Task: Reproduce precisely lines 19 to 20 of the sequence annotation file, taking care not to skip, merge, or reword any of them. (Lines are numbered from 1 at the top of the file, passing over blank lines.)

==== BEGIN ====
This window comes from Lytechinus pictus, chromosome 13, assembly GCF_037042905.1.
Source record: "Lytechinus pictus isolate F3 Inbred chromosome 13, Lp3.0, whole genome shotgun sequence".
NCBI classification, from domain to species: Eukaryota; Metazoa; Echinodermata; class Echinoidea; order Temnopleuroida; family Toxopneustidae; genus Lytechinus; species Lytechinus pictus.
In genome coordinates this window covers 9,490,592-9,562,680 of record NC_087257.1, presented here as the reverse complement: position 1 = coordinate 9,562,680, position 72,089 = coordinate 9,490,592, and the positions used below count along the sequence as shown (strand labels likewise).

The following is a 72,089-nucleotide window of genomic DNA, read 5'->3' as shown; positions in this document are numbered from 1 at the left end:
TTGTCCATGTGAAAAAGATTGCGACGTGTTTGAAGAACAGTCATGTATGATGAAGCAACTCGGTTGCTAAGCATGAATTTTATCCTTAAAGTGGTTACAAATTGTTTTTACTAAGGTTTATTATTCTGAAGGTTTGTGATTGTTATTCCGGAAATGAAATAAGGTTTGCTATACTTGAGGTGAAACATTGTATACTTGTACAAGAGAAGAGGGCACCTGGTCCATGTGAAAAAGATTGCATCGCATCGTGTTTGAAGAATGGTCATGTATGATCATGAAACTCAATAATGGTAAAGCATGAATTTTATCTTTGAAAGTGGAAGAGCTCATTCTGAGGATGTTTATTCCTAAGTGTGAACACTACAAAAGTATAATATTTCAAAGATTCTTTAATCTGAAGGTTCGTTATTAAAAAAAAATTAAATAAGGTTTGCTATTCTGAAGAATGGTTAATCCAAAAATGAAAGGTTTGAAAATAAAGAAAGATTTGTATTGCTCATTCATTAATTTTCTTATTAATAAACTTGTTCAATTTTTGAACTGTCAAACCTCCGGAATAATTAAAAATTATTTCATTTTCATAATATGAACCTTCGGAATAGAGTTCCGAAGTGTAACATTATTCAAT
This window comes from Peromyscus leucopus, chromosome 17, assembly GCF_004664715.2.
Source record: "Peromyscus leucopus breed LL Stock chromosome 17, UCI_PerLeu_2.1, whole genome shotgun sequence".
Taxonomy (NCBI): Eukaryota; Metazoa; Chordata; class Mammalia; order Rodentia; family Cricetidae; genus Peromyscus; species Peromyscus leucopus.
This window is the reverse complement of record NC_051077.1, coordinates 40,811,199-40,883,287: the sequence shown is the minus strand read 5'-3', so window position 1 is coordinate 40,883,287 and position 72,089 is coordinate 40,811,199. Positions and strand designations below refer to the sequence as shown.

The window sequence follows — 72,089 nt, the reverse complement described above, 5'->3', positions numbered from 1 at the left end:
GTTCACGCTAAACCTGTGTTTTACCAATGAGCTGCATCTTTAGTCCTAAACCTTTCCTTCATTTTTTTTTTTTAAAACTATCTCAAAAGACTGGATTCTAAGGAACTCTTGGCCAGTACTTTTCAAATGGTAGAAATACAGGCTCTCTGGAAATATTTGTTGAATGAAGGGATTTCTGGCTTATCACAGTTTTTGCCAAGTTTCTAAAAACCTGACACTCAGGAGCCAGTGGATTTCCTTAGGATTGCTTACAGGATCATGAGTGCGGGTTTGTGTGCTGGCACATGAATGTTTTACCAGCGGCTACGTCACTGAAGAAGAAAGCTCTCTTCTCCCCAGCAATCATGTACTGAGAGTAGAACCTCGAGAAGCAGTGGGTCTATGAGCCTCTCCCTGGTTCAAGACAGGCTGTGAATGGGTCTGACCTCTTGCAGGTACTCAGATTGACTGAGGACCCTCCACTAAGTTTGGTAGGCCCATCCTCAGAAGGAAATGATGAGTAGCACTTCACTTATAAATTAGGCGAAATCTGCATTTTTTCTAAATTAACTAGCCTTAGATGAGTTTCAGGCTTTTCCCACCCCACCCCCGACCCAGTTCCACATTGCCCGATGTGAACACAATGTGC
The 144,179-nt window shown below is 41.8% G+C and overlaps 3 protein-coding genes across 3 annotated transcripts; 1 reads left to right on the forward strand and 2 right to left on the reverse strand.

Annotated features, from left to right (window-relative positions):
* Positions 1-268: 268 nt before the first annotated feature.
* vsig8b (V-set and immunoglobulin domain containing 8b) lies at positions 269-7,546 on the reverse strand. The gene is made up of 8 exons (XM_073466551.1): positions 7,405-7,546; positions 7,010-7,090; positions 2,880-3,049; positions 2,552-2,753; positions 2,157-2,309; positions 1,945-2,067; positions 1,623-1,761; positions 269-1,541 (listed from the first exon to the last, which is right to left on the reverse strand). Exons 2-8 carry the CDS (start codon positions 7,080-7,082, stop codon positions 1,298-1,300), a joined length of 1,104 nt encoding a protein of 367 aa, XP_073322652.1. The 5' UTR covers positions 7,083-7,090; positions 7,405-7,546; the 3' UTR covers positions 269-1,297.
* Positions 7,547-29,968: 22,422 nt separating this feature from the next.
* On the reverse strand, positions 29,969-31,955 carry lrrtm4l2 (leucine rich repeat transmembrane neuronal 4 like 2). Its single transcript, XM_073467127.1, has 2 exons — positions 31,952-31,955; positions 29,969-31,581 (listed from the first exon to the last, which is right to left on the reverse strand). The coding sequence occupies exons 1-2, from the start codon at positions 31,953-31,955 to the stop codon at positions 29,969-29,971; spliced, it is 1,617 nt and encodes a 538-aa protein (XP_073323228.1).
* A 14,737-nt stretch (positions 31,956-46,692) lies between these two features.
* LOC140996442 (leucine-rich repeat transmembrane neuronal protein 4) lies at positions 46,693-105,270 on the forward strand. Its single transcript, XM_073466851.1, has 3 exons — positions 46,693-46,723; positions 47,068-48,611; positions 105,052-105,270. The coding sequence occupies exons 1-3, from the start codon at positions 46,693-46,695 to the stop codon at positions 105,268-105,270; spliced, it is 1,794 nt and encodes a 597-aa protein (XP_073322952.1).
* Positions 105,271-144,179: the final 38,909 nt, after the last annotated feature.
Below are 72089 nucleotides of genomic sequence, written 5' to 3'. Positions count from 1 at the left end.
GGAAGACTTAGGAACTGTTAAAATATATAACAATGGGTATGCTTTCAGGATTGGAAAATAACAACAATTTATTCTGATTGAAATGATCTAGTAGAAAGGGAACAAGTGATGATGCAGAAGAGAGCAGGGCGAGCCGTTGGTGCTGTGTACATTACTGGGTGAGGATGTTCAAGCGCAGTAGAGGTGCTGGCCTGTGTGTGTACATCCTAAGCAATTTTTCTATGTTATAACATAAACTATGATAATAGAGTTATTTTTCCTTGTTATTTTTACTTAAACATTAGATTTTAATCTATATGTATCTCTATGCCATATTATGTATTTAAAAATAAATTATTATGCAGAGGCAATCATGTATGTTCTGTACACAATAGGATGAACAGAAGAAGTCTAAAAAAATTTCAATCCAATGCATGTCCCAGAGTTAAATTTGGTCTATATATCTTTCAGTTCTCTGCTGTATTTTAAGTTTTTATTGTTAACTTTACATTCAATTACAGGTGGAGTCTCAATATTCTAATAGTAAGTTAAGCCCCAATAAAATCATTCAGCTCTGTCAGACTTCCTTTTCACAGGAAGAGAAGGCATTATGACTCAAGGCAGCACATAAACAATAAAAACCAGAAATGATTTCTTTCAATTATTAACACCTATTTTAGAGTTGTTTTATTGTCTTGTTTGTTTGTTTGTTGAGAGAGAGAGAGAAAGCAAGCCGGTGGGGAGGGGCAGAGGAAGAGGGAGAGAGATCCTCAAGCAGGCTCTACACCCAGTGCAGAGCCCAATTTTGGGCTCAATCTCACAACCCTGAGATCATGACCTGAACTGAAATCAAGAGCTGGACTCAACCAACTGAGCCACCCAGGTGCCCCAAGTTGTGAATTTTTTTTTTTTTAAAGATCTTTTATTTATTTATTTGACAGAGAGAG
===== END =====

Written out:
* A 14,737-nt stretch (positions 31,956-46,692) lies between these two features.
* LOC140996442 (leucine-rich repeat transmembrane neuronal protein 4) lies at positions 46,693-105,270 on the forward strand. Its single transcript, XM_073466851.1, has 3 exons — positions 46,693-46,723; positions 47,068-48,611; positions 105,052-105,270. The coding sequence occupies exons 1-3, from the start codon at positions 46,693-46,695 to the stop codon at positions 105,268-105,270; spliced, it is 1,794 nt and encodes a 597-aa protein (XP_073322952.1).